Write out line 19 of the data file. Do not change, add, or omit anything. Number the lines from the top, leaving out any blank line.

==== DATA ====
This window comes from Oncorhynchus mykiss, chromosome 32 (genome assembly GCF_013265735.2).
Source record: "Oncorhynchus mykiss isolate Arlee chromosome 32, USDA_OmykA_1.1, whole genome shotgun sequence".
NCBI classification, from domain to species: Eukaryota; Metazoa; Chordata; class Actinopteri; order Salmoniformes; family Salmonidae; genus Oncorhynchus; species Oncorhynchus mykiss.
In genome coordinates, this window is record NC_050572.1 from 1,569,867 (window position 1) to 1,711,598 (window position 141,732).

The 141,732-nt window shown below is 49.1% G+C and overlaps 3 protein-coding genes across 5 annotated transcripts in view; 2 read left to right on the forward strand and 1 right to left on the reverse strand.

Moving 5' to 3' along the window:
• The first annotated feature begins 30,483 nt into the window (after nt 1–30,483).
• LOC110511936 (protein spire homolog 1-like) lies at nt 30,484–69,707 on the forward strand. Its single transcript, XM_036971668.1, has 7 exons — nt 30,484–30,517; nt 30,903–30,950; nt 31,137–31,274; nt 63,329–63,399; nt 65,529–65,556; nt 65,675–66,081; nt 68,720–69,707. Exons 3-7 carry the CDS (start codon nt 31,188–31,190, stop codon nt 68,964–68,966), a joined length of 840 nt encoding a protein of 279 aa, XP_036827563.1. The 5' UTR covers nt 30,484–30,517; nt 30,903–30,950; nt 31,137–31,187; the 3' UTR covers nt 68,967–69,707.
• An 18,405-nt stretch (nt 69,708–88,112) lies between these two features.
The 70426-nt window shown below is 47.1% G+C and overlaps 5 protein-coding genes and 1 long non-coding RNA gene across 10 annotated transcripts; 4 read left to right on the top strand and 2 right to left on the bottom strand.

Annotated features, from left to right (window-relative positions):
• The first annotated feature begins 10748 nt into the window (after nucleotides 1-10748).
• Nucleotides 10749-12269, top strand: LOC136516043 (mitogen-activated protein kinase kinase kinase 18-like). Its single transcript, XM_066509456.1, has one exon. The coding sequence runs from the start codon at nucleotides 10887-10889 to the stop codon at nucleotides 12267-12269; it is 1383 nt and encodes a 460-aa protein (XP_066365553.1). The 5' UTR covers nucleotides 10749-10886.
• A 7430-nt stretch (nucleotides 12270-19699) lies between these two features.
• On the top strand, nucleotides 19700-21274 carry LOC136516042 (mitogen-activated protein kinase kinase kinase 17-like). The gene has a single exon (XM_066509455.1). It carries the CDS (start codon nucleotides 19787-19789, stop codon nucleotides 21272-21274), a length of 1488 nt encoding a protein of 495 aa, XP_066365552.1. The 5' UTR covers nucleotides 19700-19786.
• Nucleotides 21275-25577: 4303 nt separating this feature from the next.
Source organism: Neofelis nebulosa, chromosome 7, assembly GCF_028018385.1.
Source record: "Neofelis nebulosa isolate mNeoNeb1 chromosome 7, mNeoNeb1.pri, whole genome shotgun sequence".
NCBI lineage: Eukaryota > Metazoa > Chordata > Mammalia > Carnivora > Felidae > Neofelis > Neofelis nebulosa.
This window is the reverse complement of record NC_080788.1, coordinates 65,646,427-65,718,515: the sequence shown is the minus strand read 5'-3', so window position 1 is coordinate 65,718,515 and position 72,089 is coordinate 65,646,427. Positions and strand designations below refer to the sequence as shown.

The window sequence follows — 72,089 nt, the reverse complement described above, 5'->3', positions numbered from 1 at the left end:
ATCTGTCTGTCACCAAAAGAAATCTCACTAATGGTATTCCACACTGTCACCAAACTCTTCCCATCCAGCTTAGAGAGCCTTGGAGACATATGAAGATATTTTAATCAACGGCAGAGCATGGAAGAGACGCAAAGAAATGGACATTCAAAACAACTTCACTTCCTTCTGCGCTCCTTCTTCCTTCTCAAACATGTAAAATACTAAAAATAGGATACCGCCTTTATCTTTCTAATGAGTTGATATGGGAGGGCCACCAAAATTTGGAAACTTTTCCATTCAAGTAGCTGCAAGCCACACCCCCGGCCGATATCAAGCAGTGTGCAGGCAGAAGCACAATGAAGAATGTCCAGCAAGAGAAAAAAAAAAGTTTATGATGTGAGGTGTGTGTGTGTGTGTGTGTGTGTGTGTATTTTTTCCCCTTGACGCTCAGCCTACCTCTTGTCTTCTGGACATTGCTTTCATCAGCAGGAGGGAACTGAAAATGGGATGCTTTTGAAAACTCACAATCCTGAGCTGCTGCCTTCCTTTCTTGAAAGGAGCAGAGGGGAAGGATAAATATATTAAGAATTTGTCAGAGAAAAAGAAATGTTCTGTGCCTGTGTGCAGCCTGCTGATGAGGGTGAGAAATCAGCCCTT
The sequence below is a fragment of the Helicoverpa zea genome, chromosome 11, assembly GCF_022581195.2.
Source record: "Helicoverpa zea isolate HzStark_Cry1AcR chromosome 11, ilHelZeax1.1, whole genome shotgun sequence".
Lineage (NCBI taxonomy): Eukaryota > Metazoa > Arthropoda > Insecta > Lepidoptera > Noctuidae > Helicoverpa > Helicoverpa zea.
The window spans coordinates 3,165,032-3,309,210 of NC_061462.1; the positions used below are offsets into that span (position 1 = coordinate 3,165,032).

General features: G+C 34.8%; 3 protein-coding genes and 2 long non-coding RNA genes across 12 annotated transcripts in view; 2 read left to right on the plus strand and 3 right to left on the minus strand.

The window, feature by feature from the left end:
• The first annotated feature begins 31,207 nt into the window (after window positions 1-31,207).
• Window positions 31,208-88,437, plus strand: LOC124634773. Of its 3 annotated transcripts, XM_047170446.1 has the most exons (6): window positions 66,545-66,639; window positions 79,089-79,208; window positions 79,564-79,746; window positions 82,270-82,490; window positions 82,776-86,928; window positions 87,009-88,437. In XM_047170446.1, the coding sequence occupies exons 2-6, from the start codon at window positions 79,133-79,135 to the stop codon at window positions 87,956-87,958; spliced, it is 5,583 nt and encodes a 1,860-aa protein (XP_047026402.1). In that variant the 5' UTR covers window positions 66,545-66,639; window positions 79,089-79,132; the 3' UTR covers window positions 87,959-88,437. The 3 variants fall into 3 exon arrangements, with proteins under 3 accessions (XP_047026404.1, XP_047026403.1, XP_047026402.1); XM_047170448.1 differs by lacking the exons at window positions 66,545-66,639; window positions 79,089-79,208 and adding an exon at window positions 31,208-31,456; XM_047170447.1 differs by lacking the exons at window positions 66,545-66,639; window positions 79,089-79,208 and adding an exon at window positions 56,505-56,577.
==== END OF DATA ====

NCBI lineage: Eukaryota > Metazoa > Chordata > Mammalia > Carnivora > Felidae > Neofelis > Neofelis nebulosa.